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Pirates' McCutchen: Baseball Is Dying In Economically Challenged Communities

David Greene talks to Andrew McCutchen, centerfielder for the Pittsburgh Pirates, about the future of baseball in America's inner cities.
NPR

To Alleviate Confusion, LA Officials Give Color-Coded Parking Signs A Try

If you find a parking spot in Los Angeles, the signs near it will be confusing. The city has rolled out new parking signs that are supposed to be easier to understand.
NPR

In Long Beach, Calif., Smart Meters Spot Wasteful Water Users

The city has reduced its water consumption 6 percent since the drought started. The new meters can detect illegal watering in real time, and they've helped to cut some homeowners' use by 80 percent.
NPR

Ferguson Activists Hope That Momentum Sparks A National Movement

Leaders of what some call a new civil rights struggle say the protests must lead to long-term strategies. The goal is to sustain a national movement and to get past challenging obstacles.
NPR

Women Having A Heart Attack Don't Get Treatment Fast Enough

Women under 55 are twice as likely to die after being hospitalized for a heart attack than men. Women delay treatment because they may not recognize the symptoms and they're reluctant to make a fuss.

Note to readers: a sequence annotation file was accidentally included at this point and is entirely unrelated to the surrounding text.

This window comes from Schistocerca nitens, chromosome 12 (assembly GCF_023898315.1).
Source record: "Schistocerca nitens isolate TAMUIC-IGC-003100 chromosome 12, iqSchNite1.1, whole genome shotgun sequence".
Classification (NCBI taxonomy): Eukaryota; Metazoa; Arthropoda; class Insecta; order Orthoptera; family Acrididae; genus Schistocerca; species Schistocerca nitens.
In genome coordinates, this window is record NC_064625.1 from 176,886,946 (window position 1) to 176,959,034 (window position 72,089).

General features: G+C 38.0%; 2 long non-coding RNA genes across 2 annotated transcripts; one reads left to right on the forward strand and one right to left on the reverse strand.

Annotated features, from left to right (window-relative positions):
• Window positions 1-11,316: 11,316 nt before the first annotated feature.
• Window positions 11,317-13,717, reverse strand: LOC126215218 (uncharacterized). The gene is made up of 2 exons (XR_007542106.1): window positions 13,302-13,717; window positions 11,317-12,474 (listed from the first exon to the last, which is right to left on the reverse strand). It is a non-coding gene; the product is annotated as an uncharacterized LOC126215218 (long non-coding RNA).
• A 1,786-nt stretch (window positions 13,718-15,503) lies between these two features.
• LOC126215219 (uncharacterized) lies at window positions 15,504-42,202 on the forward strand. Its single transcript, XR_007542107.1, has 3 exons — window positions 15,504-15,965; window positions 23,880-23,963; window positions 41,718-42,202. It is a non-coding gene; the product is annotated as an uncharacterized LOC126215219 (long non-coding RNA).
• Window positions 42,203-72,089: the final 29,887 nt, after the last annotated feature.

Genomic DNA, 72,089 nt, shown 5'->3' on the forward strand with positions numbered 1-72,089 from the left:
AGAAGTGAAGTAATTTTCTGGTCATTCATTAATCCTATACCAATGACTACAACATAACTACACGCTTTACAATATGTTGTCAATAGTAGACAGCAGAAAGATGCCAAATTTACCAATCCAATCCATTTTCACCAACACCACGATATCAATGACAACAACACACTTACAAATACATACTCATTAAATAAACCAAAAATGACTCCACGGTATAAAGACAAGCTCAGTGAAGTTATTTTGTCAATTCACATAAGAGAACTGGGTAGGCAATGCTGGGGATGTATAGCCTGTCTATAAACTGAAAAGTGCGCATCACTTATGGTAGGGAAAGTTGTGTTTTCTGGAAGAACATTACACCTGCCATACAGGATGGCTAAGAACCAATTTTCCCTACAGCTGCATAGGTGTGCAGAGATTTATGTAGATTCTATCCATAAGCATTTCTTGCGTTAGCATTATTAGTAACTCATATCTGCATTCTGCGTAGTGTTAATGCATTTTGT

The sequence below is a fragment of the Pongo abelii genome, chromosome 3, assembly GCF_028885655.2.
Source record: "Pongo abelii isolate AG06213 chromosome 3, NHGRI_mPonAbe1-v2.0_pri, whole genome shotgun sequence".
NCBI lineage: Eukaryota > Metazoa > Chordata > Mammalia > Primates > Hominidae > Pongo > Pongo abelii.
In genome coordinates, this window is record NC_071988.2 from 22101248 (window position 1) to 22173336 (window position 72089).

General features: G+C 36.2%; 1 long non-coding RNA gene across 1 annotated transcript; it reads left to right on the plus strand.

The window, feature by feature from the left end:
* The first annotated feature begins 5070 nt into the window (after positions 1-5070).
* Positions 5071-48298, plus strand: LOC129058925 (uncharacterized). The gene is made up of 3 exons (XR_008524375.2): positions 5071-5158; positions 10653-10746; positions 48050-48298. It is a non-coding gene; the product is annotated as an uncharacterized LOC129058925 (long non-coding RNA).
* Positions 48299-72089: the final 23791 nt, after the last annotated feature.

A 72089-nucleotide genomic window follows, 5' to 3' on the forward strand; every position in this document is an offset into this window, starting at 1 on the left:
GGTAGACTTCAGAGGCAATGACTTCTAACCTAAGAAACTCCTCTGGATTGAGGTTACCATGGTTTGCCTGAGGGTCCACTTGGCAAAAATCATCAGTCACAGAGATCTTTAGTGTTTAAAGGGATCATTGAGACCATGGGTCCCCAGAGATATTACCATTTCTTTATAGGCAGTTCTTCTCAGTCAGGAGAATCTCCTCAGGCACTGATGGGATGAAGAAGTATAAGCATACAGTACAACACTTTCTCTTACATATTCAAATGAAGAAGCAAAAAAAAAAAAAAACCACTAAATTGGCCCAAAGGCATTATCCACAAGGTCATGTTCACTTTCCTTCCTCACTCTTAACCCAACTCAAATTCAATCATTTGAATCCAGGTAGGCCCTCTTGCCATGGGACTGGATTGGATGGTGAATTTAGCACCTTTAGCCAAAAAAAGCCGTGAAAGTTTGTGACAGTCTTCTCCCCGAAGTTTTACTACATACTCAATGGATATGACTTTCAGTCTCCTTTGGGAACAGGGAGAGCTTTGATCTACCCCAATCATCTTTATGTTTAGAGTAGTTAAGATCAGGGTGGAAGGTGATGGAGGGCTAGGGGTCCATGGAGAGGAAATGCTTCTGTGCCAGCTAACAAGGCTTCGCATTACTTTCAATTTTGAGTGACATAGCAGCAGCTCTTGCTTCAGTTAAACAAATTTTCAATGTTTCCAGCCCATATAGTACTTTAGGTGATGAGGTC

NPR

Maybe You Should Skip That Annual Physical

Americans spend billions of dollars every year on annual physicals. But there's little evidence that a yearly checkup helps healthy adults. Some doctors are telling patients to skip it.
NPR

When Did Humans Start Shaping Earth's Fate? An Epoch Debate

Some scientists suggest calling the era we live in the Anthropocene, to denote the time when humans came to dominate Earth's fate. But did it start with farming, the atom bomb or another event?
NPR

Is Cash-Free Really The Way To Be? Maybe Not For Millennials

Financial advisers advocate using cash whenever possible. New technologies make it easier to do just the opposite. Still, a recent study shows more millennials are turning away from plastic.
NPR

Utah Brings Back Firing Squad Executions; Witnesses Recall The Last One

A new law in Utah allows firing squad as a backup method of execution if lethal injection drugs aren't available. The last time an inmate died by firing squad in the U.S. was in Utah in 2010.
NPR

Will Turning Seawater Into Drinking Water Help Drought-Hit California?

During its last major drought, Santa Barbara built a desalination plant. It was never used. Now it's being reopened, but critics say desalination is costly, energy-intensive and may harm marine life.

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